PACS workstations are purposefully designed to provide instant access to data. By design, PACS is inherently a password-driven technology. The password requirement serves (i) as a means of restricting access to data only to authorized PACS users and (ii) to authenticate the person accessing the data. The password-driven nature of PACS in itself is a form of an inscribed ethic designed to protect the confidentiality of patient data stored in the PACS. In protecting confidentiality, patients’ privacy is secured, and the intrinsic value of patients as human beings is recognized. Not all types of passwords are considered effective in delivering the ethics inscribed in PACS technology. The minimum standards for effective password usage necessitate that passwords are long and contain a variety of characters that would not be easy to crack.[6] As a gold standard, individual passwords rather than shared passwords are recommended, and these need to be changed frequently. The benefit of effective access restriction is the protection of patient confidentiality, which HPs are obligated to uphold. In the original study, the motivations informing the choice of passwords for the various departments within a hospital setting could not be ascertained. This paper draws on other literature findings to explore possible reasons for poor compliance with the minimum standards of effective passwords, specifically for emergency departments.

The study outcomes vary from 27% of participants using individual passwords, to 78% who used shared departmental passwords. In cases where the automatic log-off was disabled, participants accessed PACS without requiring passwords, and this accounted for 23% of the results. The multidisciplinary nature of the study participants introduces a range of functions, activities, roles, and responsibilities that should be considered within a specified work environment when explaining the inconsistency in the types of passwords used. It appears that some sections within the hospital setting used passwords that were unique to each department and shared by all members within that particular section, accounting for the 78% use of shared departmental passwords. It could not be ascertained whether the choice of departmental passwords complied with the requirement for hard-to-crack passwords. It may be postulated that the departmental password should be easy to remember, and have predictable features that are not consistent with hard-to-crack passwords.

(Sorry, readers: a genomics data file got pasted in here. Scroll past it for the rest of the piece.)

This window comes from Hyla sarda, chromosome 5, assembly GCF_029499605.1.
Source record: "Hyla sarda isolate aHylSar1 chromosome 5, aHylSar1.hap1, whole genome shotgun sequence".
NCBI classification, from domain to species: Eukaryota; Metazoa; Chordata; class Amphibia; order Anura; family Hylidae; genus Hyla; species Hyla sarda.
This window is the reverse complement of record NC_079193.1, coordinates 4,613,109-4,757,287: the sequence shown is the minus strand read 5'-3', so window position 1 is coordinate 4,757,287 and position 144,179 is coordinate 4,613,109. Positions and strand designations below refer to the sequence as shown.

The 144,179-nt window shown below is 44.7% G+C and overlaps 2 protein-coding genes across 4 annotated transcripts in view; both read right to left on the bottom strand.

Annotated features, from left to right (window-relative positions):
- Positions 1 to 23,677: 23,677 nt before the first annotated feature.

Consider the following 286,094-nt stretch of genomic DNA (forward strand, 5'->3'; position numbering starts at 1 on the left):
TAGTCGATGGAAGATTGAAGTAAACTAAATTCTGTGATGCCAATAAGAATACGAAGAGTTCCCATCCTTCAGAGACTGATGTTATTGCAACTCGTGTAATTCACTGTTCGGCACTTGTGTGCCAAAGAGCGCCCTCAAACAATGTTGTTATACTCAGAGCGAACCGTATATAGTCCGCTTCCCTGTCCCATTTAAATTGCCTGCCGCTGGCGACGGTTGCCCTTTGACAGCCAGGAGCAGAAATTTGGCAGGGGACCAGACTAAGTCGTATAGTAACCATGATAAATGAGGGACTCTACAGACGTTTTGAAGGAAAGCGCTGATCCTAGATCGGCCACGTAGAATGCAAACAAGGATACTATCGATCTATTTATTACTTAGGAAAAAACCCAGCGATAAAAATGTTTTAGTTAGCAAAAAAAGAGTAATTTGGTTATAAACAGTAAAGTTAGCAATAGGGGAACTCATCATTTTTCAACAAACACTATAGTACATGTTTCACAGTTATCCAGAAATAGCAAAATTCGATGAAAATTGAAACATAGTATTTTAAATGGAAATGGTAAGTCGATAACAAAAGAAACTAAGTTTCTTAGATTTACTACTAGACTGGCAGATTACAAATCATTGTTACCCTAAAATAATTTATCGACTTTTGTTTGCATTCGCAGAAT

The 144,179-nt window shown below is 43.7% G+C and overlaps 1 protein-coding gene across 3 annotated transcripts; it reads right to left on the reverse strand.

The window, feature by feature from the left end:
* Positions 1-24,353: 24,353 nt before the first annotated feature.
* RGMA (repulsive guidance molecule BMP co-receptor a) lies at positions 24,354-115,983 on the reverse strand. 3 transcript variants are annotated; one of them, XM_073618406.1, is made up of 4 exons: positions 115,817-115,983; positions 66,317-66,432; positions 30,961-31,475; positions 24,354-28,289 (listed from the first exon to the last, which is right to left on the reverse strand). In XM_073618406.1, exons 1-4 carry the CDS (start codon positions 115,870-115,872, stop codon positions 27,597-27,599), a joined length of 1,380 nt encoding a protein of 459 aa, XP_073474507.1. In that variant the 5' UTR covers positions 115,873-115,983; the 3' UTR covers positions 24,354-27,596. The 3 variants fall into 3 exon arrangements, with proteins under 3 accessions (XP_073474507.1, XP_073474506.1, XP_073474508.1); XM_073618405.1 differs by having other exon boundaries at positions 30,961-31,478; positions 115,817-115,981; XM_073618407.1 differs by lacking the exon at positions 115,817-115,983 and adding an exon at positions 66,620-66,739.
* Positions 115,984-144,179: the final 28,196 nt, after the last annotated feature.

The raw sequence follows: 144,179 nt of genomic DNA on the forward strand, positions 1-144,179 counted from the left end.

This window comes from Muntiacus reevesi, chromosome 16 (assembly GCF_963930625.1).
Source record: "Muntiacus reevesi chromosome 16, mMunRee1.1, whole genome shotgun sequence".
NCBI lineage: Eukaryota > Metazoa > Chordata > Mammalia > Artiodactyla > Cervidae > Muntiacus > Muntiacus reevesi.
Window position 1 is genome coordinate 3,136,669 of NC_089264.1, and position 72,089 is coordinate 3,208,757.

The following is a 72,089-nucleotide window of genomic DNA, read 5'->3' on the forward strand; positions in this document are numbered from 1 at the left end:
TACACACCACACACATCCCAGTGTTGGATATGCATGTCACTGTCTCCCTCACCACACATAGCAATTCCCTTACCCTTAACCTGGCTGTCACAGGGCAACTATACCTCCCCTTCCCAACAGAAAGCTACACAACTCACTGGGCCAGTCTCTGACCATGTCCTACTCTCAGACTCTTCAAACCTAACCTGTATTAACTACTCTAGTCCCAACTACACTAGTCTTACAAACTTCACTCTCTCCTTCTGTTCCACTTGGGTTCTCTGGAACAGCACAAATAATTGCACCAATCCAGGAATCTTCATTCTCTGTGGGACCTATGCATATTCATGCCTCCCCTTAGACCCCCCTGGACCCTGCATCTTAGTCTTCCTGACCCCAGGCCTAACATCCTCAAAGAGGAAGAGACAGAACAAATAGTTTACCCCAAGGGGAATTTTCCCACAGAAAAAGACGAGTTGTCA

Perhaps the staffing issues unique to the medical setting provide compelling reasons for the use of departmental passwords. For instance, nursing departments employ a significant number of temporary staff, while casualty officers and some specialist doctors, such as traumatologists, work on an on-call basis whereby they may rotate within the public and private sectors. Setting up an individual password for each of the temporary and rotational staff may be a costly, time-consuming and futile exercise when a staff member may be employed only for one day. It may not be possible to set up passwords for an urgent replacement organized at the last minute to replace a staff member who called in sick for duty.

Unlike general wards and intensive-care units where nurses, referring doctors, and radiographers could all access PACS, the radiology department is mainly accessed by radiology staff, making it susceptible to practices of accessing PACS without requiring a password. This practice may be endorsed by the culture of trust that dominates medical environments, in which HPs are considered to be ethical beings who respect confidentiality and therefore require minimal supervision.[7] Emergency and theatre departments may be a further example of environments where passwords are not utilized. In contrast, doctors’ consulting rooms may be suitable for the use of individual passwords, accounting for the 27% reported in this study. The advantage of using individual passwords is that improper conduct relating to data security may be traced back to the offender. Audit trails are mandatory by law, as otherwise, how would violations of confidentiality be punished?

In a medical emergency, a patient’s life may be threatened by the sudden and unexpected development of a health condition. High unpredictability and the requirement for expedited service delivery are characteristic of a medical emergency department. The need for efficiency raises challenges that require a balance between the right to life, efficiency, and the protection of human dignity. The right to life and the right to dignity are enshrined in sections 10 and 11 of the SA Constitution, respectively.[17] Section 2.3(a) of the Patient’s Rights Charter states that everyone has the right to receive timely emergency care.[18]